… People say our signs [in Singapore] come from Australia, China and America. So I am worried that [this means that] we do not have our own sign language … Also, why are there so many signs for the same thing? Which is the right sign? … Why can't everyone just sign the right way?
It is probably true that no language group has ever existed in isolation from other language groups, and the history of languages is replete with examples of language contact leading to some form of bilingualism.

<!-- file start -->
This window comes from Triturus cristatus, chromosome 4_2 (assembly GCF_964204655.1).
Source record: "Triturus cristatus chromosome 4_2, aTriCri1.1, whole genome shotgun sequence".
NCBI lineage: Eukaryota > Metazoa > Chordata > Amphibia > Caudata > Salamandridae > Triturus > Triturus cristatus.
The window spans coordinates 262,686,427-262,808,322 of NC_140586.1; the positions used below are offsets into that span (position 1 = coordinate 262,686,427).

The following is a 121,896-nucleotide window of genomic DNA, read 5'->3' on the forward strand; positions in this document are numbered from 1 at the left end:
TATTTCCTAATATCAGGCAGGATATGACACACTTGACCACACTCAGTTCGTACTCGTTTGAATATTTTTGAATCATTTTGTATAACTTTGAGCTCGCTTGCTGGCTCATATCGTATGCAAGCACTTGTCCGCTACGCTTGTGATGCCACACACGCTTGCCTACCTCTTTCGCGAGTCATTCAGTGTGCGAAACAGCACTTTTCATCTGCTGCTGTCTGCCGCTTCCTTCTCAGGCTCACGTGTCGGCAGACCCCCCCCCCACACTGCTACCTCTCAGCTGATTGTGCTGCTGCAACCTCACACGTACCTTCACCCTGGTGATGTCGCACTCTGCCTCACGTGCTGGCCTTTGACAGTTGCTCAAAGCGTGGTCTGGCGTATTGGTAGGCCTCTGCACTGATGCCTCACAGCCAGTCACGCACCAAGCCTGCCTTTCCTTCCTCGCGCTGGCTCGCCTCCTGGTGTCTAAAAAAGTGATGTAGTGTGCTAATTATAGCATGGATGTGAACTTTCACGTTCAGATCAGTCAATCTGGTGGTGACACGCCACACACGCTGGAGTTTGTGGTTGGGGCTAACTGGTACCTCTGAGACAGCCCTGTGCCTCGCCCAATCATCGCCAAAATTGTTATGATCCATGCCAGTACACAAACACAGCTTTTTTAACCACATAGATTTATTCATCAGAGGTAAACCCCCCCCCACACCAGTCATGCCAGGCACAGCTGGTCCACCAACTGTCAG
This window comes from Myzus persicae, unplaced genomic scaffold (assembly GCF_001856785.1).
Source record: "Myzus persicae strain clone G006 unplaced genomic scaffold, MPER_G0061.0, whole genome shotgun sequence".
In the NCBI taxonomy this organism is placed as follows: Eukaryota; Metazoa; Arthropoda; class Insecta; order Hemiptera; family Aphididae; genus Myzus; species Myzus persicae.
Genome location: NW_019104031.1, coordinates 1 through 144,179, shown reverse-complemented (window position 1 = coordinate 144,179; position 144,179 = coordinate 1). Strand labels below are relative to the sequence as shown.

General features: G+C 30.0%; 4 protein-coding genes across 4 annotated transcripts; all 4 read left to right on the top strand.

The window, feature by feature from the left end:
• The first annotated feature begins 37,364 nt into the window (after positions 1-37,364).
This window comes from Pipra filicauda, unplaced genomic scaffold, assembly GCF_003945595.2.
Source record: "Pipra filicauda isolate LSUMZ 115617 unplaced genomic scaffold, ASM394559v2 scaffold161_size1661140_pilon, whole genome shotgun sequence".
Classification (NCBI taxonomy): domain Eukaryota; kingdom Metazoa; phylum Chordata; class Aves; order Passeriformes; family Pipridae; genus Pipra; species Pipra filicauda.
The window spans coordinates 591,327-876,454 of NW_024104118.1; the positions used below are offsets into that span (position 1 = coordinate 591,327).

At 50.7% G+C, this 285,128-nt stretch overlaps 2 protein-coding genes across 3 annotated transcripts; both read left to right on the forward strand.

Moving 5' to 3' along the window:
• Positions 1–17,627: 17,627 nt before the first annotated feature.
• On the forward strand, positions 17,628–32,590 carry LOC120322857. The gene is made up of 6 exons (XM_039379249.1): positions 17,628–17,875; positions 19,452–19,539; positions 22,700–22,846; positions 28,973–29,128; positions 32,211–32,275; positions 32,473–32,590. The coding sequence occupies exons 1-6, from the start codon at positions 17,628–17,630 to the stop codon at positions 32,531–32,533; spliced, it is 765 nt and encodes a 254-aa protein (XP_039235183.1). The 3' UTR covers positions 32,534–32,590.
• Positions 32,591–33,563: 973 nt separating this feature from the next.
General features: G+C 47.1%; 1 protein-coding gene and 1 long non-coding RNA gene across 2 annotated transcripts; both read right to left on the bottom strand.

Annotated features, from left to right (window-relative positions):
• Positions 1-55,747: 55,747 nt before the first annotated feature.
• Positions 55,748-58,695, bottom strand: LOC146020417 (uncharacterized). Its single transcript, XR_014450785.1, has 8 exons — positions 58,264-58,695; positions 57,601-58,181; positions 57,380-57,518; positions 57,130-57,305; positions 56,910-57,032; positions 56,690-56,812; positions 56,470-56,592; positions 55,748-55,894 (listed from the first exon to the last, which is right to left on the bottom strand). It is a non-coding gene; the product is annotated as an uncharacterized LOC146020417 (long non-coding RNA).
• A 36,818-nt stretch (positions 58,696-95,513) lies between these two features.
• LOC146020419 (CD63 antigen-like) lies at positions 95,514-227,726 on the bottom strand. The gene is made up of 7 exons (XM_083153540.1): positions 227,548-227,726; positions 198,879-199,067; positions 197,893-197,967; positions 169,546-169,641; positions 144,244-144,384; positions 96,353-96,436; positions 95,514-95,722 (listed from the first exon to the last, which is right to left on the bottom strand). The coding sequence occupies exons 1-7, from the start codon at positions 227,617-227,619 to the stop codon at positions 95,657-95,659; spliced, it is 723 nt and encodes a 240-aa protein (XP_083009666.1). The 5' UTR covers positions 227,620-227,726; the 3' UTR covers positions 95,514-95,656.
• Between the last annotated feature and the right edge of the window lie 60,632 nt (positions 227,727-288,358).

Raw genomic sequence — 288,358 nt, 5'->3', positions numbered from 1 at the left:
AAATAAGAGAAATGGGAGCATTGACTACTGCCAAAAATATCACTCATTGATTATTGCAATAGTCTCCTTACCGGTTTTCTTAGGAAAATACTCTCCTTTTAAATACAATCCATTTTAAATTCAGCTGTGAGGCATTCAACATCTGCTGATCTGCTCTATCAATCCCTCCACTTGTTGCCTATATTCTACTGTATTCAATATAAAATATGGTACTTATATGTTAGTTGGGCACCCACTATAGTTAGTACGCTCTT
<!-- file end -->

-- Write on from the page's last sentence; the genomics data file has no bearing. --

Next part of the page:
Spoken languages have always been in contact with each other, and there have always been linguistic and sociolinguistic consequences of this phenomenon. Languages come into contact through their speakers, who are brought together under different sorts of conditions, including political turmoil, immigration, education and geography. Indeed, languages are sometimes said to be “in contact” within bilingual individuals (Grosjean, 1992: 309). The immense and engaging field of the study of language contact points up interesting linguistic situations. For example, examination of the current position of English in the world confirms that English is an extremely prestigious language that is learned as a second language with great frequency. It is the world's lingua franca; that is, it is the language chosen by speakers of diverse languages in the hearing world for many sorts of needs, from science and technology to business and scholarship.
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